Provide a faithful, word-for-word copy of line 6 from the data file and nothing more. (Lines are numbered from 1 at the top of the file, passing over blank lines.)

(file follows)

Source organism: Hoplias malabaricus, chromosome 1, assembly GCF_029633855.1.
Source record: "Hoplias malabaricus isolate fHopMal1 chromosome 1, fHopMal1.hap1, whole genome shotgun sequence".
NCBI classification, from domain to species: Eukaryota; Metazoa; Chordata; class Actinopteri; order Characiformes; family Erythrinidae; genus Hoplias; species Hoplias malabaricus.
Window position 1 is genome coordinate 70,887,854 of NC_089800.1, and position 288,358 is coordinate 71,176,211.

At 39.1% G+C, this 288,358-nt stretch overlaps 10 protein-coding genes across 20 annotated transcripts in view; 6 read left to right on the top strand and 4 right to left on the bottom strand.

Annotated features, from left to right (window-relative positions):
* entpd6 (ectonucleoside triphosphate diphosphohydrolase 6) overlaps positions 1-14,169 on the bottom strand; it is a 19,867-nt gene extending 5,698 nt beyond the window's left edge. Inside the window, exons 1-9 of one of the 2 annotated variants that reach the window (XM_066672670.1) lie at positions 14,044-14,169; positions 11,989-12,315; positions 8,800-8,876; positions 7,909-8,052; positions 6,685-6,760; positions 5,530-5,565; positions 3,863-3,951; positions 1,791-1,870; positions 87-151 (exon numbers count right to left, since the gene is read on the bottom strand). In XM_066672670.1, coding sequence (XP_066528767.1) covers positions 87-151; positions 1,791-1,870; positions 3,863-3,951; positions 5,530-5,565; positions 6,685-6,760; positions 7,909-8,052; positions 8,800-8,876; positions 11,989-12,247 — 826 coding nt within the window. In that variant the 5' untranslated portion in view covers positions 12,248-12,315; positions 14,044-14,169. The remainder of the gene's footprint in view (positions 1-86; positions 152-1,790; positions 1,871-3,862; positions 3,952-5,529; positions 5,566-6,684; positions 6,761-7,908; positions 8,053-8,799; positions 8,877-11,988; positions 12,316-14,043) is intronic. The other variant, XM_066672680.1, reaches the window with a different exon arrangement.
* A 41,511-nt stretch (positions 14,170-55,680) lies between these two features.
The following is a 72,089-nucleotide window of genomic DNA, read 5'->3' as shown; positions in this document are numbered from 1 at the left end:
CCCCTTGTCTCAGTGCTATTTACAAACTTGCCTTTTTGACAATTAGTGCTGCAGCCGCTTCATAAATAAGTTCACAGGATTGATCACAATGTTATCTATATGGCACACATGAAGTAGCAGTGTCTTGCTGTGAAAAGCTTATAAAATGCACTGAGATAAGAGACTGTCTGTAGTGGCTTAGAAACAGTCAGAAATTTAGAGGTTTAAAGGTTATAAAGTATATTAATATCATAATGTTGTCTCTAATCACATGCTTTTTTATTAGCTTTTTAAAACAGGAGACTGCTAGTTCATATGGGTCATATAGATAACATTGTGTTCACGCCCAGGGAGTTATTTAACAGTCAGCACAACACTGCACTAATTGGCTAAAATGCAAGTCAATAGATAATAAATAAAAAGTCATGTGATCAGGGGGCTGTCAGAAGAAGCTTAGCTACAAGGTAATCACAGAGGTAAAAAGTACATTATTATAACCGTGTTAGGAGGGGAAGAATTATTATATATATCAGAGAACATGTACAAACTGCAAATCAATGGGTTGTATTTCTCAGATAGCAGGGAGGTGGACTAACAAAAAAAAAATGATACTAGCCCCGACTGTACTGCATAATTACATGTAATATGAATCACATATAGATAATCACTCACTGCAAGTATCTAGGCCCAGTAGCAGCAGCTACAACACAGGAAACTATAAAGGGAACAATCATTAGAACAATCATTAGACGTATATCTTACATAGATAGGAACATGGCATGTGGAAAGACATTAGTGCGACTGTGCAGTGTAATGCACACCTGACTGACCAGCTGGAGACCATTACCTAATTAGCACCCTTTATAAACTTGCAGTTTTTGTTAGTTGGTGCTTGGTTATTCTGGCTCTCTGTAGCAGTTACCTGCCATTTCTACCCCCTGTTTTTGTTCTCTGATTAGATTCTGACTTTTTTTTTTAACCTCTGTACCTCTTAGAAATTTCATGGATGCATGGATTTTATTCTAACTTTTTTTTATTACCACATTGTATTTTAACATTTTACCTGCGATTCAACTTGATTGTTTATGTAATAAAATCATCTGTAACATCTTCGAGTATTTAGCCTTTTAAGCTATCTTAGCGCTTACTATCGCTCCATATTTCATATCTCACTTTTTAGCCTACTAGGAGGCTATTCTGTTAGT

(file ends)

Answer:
Annotated features, from left to right (window-relative positions):